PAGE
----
And yet hair control is not even exclusive to nutty communists, brutal dictators, Singaporean technocrats or conservative Muslims. In Old Russia, many believed that a man could not enter heaven without face fuzz. “God’s image is in the beard, and his likeness in the moustache,” the saying went. Indeed, beards were so universal that the Russian word for chin, podborodok, means “under the beard,” and it applies to women also. When Peter the Great set about modernizing his country, he immediately reached for the clippers and started shearing the nobles, while taxing peasant beards in Saint Petersburg. Like Turkmenbashi and Karimov, he thought that a long, shaggy beard signaled the wrong attitudes.

Actually, let’s not kid ourselves. The hair police have always been active all over the world. Ray Kroc, the man behind McDonald’s, banned his male employees from wearing beards. And have we already forgotten the outrage that erupted when pampered middle class boys started growing their hair out in the 60s? Mick Jagger’s hair wasn’t very long at all, but it was considered scandalous back in the day. Things are more relaxed now, but wander into a fashionable vegan eatery in San Francisco dressed like a Mormon missionary with a buzz cut and you’ll still raise eyebrows.

And then of course many professions impose coiffeur codes. All modern militaries, except possibly the useless Dutch hippy force, control hair. The purpose is to maintain order and discipline and to foster a group identity. And that’s the key – old hippies signify their clan affiliation with their ratty gray ponytails as much as a soldier does his with his shaved scalp.

And this is why neither Kim Jong-un’s weird shaved-sides/center-parting style nor his dad’s crazy bouffant can be found on the North Korean list of officially approved hair. Their unique tastes in male grooming place them above everyone else in the country: No clan, no group, nobody is permitted to rock the Dear Leader’s look. Theirs are the supreme haircuts of the universe.

The views expressed in this article are the author’s and may not necessarily represent those of RIA Novosti.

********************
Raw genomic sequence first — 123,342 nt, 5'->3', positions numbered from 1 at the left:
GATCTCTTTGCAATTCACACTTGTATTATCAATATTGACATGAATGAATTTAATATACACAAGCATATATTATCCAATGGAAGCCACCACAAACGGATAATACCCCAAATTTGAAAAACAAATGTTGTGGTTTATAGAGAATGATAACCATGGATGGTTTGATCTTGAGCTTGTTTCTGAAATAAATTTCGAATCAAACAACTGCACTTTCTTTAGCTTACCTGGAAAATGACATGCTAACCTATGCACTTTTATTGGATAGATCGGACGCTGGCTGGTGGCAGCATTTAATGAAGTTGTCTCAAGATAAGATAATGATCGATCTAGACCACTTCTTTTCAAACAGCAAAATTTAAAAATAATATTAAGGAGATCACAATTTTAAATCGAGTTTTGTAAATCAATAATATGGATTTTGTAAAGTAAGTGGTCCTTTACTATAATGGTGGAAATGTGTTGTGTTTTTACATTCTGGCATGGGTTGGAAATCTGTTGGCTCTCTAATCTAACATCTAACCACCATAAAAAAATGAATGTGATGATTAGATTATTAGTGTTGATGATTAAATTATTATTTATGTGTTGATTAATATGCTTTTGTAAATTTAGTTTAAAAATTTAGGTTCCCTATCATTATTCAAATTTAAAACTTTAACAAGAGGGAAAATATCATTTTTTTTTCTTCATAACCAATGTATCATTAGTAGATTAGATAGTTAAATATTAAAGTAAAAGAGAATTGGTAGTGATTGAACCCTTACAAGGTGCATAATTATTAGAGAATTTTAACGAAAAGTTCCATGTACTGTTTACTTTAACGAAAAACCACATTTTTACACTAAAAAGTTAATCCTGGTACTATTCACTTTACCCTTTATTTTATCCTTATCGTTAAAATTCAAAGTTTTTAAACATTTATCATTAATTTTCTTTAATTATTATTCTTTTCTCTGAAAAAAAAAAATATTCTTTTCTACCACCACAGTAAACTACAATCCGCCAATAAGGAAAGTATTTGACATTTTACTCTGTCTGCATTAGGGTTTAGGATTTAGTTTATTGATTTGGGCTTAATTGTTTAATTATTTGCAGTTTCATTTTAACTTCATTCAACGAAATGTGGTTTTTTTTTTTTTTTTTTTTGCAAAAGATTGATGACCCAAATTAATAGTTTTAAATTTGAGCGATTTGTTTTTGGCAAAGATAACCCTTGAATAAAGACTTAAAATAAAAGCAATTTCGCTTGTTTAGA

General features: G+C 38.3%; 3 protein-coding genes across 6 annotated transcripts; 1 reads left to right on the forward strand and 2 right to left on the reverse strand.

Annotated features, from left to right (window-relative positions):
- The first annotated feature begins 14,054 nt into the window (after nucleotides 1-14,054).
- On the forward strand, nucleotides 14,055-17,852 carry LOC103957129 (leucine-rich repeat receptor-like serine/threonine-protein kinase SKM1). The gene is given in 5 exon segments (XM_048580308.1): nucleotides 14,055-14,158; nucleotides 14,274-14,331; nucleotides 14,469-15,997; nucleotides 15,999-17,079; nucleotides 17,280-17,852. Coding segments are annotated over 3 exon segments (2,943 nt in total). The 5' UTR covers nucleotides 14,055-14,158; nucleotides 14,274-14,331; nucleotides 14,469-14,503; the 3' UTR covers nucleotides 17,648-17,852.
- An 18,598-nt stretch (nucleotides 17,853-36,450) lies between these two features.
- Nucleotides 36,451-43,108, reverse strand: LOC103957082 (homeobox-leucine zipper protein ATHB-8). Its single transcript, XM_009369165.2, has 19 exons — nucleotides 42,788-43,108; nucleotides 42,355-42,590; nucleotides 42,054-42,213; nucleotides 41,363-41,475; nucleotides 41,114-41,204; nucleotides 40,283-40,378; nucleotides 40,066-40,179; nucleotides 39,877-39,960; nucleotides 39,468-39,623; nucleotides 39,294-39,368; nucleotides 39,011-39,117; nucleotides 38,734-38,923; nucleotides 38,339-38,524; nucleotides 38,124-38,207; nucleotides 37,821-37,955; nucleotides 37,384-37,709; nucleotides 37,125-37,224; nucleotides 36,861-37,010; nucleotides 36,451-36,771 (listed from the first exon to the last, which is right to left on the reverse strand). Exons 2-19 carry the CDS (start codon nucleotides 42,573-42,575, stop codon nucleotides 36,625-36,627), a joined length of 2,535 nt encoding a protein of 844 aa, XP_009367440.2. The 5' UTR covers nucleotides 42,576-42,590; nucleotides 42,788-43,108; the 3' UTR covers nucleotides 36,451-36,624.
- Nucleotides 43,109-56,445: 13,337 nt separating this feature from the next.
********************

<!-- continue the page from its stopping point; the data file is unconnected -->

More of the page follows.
What does the world look like to a man stranded deep in the heart of Texas? Each week, Austin- based author Daniel Kalder writes about America, Russia and beyond from his position as an outsider inside the woefully - and willfully - misunderstood state he calls “the third cultural and economic center of the USA.”

Daniel Kalder is a Scotsman who lived in Russia for a decade before moving to Texas in 2006. He is the author of two books, Lost Cosmonaut (2006) and Strange Telescopes (2008), and writes for numerous publications including The Guardian, The Observer, The Times of London and The Spectator.

Transmissions from a Lone Star: I Rather Like the Taste of Horseflesh, Actually

Transmissions from a Lone Star: Ex-Popes, Politicians and Pensioner Rock Stars

Transmissions from a Lone Star: The Tower of Babble

Transmissions from a Lone Star: Of Iranian Monkeys and Other Real Life Space Invaders

Transmissions from a Lone Star: The Good Stalinist

Transmissions from a Lone Star: Celebrity Death Match: Andrei Tarkovsky vs. Lindsay Lohan

Transmissions from a Lone Star: French Tax Exile Gerard Depardieu Is My Hero

Transmissions from a Lone Star: Wishing You a Courteous New Year in 2013

Transmissions from a Lone Star: 2012: The year's most uplifting moments

Transmissions from a Lone Star: 2012, The Apocalypse, and My Five Favorite Prophets


To participate in the discussion
log in or register
Заголовок открываемого материала